He warned against underestimating the effect of what he referred to as "domestic hybrid warfare" that creates tensions that can easily escalate into bloodshed.

Thawing The 'Frozen' War?

The reports concerning paramilitary units were followed by news of major arms purchases by the Bosnian Serb police from neighboring Serbia.

There was no attempt by the Bosnian Serb authorities to downplay the purchase. On the contrary, on February 16, Republika Srpska President Milorad Dodik claimed that "they have taken our military, but they won't take away our police."

Dodik also visited a police training center near Banja Luka that is due to be officially inaugurated on April 4. Local media have suggested that instructors at the center will be Russians, although that has not been confirmed, and they will be training Bosnian Serb police to "fight against terrorism." Dodik added that the purchase of 2,500 automatic rifles was legal and that all the necessary permits had been secured.

However, concern over the apparent move to arm Republika Srpska police was expressed by EU High Representative Valentin Inzko, among others. Inzko said the police in all of his native Austria have only 400 automatic rifles at their disposal.

Alex Kliment, the Eurasia Group's director of global research, also drew attention to the saber-rattling in the Balkans and its wider context to CBS. Kliment warned that the combination of "local ethnic tensions or rivalries" and "geopolitical tension" was highly combustible, especially in this region of the world. He suggested that the Bosnian government's stated desire to eventually join the EU and NATO had prompted Russia to ramp up its involvement in the Balkans, with the aim of destabilizing that country.

"It's a very dangerous situation," Kliment said. "The horrific Yugoslav civil war never really ended, it was more sort of frozen. And things like this can unfreeze that quickly." Adding more weapons to the mix only made this outcome more likely, in his opinion.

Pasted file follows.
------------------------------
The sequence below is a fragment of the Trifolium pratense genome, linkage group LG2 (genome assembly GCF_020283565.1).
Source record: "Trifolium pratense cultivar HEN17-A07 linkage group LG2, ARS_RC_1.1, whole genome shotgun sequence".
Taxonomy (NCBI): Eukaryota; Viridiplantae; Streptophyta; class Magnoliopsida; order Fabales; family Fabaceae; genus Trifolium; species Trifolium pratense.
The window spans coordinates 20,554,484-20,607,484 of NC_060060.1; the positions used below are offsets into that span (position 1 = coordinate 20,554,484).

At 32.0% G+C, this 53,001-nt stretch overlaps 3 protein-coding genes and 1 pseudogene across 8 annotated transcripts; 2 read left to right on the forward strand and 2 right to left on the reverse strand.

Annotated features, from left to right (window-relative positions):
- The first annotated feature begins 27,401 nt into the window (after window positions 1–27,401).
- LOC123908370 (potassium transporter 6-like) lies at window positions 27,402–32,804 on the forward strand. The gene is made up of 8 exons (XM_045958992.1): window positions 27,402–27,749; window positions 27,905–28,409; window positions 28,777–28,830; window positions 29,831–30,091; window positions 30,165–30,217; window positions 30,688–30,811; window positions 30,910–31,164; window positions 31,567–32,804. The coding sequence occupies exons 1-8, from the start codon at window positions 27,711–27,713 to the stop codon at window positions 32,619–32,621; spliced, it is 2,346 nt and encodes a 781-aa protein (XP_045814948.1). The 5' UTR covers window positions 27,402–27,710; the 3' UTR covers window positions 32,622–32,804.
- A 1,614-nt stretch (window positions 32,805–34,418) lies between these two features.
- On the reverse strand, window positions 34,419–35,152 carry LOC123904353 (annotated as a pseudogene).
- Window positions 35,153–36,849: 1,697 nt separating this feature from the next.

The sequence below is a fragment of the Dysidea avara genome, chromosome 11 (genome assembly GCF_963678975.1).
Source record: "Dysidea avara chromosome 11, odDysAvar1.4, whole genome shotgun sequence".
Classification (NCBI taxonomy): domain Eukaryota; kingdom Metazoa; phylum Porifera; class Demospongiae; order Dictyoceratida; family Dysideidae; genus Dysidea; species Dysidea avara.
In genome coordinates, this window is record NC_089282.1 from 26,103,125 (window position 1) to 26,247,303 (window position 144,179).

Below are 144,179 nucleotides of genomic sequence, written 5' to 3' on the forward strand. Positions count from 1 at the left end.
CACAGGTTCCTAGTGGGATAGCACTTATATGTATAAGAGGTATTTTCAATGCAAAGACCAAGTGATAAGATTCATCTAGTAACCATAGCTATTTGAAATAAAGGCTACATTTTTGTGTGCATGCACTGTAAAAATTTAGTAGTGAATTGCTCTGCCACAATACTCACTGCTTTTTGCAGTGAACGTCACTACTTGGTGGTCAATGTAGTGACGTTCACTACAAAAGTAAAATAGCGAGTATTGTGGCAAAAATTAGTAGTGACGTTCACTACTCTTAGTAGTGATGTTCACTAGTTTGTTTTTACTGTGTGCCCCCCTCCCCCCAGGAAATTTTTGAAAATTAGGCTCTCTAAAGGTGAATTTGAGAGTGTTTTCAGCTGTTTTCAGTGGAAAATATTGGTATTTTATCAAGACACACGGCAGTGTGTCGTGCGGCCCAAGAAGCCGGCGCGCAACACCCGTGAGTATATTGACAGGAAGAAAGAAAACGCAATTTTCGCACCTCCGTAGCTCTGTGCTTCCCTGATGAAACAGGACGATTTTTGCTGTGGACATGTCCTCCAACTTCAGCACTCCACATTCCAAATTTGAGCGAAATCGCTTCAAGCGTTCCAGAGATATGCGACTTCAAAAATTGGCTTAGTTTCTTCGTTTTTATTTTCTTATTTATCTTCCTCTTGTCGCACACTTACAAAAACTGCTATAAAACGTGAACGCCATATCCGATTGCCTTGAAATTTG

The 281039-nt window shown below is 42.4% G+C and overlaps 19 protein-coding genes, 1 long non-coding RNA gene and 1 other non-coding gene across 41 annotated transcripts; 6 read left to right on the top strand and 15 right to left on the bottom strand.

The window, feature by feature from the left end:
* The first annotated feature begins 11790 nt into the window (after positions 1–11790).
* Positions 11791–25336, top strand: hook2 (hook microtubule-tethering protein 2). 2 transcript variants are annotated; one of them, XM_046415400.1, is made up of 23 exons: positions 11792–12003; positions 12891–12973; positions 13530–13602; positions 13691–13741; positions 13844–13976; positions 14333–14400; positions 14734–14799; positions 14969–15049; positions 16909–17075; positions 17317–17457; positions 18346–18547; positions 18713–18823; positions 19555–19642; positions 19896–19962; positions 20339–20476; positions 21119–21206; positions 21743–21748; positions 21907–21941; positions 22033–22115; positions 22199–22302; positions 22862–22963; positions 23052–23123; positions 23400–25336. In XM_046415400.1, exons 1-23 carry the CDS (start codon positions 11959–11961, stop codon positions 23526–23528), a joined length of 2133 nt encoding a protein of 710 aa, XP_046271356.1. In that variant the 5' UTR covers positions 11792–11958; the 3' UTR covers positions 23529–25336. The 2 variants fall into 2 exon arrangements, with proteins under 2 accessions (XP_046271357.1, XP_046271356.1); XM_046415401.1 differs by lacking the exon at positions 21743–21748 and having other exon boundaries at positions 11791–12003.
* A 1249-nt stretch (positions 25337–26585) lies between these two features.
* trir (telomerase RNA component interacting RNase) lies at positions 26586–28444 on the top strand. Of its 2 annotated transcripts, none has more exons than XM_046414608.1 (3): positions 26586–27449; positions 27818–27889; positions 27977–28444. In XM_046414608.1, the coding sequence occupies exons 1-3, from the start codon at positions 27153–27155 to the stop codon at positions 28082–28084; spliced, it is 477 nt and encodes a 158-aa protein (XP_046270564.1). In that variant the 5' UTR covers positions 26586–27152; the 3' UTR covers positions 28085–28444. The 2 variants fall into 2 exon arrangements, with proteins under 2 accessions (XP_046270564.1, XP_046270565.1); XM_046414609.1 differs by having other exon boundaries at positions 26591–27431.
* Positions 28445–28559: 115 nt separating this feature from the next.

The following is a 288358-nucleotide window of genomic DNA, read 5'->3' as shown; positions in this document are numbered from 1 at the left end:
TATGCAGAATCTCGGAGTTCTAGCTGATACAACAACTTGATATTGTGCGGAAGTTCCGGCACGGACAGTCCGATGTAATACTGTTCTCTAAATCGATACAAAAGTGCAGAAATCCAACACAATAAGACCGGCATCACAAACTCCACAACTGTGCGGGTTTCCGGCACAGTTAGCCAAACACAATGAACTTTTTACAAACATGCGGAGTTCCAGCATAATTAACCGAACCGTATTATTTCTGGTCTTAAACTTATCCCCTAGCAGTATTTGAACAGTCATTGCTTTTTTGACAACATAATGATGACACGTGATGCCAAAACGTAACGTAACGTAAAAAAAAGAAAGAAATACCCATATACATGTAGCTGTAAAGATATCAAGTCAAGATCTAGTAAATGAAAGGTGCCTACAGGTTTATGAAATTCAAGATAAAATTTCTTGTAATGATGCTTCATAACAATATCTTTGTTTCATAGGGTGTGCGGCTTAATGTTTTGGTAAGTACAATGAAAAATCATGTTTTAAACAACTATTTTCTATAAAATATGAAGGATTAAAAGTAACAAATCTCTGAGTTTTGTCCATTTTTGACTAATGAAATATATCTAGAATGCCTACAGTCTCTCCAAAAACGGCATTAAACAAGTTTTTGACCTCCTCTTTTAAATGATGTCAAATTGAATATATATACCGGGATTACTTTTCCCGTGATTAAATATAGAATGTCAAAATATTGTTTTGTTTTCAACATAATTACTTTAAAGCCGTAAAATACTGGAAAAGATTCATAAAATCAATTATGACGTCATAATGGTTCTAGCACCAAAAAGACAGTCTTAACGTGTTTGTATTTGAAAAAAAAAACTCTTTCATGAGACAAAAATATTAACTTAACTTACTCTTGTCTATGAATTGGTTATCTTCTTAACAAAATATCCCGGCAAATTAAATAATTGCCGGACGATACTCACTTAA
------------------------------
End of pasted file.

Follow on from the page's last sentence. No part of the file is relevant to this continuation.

An Unwatched Pot Boils

It seems clear that the "Askeri" are not boy scouts, just as members of Serbian Honor are not humanitarian workers. Regardless of whether they are marching in the streets or gathering clicks on YouTube, both are reviving old antagonisms and feeding the narrative of an unfinished war.

Kliment suggested that neither NATO nor the United States was going "to focus a whole lot of attention on this.... There are...bigger issues playing out. This was a part of the world that spilled into civil war because no one was paying attention."

Bosnian elections are due in October. Dodik, who has already served two terms as president and two more as prime minister of Republika Srpska, is seeking to join the presidency of a country (Bosnia) that he wants to dismantle. It is unclear how far he might be prepared to go to achieve his goal, or whether he would risk another war.

He could be a nationalist or merely a pragmatist convinced that nationalism is politically expedient. But that sort of thinking was also attributed to Serbian strongman Slobodan Milosevic in the 1990s, and then, too, the West was distracted elsewhere while the Balkans slid into internecine conflict.

The views expressed in this blog post do not necessarily reflect those of RFE/RL

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About This Blog

Balkans Without Borders offers personal commentary on contemporary Balkan politics and culture. It is written by Gordana Knezevic, senior journalist and former award-winning editor of the Sarajevo daily Oslobodjenje, as well as the director of RFE/RL’s Balkan Service between 2008 and 2016. The blog reflects on the myriad ways in which the absurdities of Balkan politics and the ongoing historical shifts and realignments affect the lives of people in the region.